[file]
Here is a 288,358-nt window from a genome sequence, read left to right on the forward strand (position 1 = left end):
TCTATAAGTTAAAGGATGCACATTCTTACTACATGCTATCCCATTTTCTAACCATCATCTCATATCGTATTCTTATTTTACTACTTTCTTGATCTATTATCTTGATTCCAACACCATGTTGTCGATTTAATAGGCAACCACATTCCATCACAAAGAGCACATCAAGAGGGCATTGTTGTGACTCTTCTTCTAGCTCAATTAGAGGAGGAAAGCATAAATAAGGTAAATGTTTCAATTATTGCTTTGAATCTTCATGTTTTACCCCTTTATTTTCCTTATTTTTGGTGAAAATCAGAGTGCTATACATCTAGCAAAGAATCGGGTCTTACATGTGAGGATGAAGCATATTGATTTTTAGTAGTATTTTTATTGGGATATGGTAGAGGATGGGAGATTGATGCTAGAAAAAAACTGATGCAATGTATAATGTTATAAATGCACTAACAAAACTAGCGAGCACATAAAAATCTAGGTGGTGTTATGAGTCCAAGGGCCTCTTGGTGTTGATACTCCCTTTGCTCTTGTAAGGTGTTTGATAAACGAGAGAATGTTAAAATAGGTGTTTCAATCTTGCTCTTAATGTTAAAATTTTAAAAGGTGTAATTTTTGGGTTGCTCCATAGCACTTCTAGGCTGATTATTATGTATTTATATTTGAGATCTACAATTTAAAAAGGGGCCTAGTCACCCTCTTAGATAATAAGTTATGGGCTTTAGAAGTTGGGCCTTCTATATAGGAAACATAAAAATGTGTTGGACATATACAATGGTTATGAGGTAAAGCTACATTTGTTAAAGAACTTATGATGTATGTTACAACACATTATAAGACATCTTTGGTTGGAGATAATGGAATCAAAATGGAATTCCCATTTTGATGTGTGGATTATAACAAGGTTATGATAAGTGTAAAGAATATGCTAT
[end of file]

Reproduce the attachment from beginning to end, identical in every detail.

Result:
Here is a 288,358-nt window from a genome sequence, read left to right on the forward strand (position 1 = left end):
TCTATAAGTTAAAGGATGCACATTCTTACTACATGCTATCCCATTTTCTAACCATCATCTCATATCGTATTCTTATTTTACTACTTTCTTGATCTATTATCTTGATTCCAACACCATGTTGTCGATTTAATAGGCAACCACATTCCATCACAAAGAGCACATCAAGAGGGCATTGTTGTGACTCTTCTTCTAGCTCAATTAGAGGAGGAAAGCATAAATAAGGTAAATGTTTCAATTATTGCTTTGAATCTTCATGTTTTACCCCTTTATTTTCCTTATTTTTGGTGAAAATCAGAGTGCTATACATCTAGCAAAGAATCGGGTCTTACATGTGAGGATGAAGCATATTGATTTTTAGTAGTATTTTTATTGGGATATGGTAGAGGATGGGAGATTGATGCTAGAAAAAAACTGATGCAATGTATAATGTTATAAATGCACTAACAAAACTAGCGAGCACATAAAAATCTAGGTGGTGTTATGAGTCCAAGGGCCTCTTGGTGTTGATACTCCCTTTGCTCTTGTAAGGTGTTTGATAAACGAGAGAATGTTAAAATAGGTGTTTCAATCTTGCTCTTAATGTTAAAATTTTAAAAGGTGTAATTTTTGGGTTGCTCCATAGCACTTCTAGGCTGATTATTATGTATTTATATTTGAGATCTACAATTTAAAAAGGGGCCTAGTCACCCTCTTAGATAATAAGTTATGGGCTTTAGAAGTTGGGCCTTCTATATAGGAAACATAAAAATGTGTTGGACATATACAATGGTTATGAGGTAAAGCTACATTTGTTAAAGAACTTATGATGTATGTTACAACACATTATAAGACATCTTTGGTTGGAGATAATGGAATCAAAATGGAATTCCCATTTTGATGTGTGGATTATAACAAGGTTATGATAAGTGTAAAGAATATGCTAT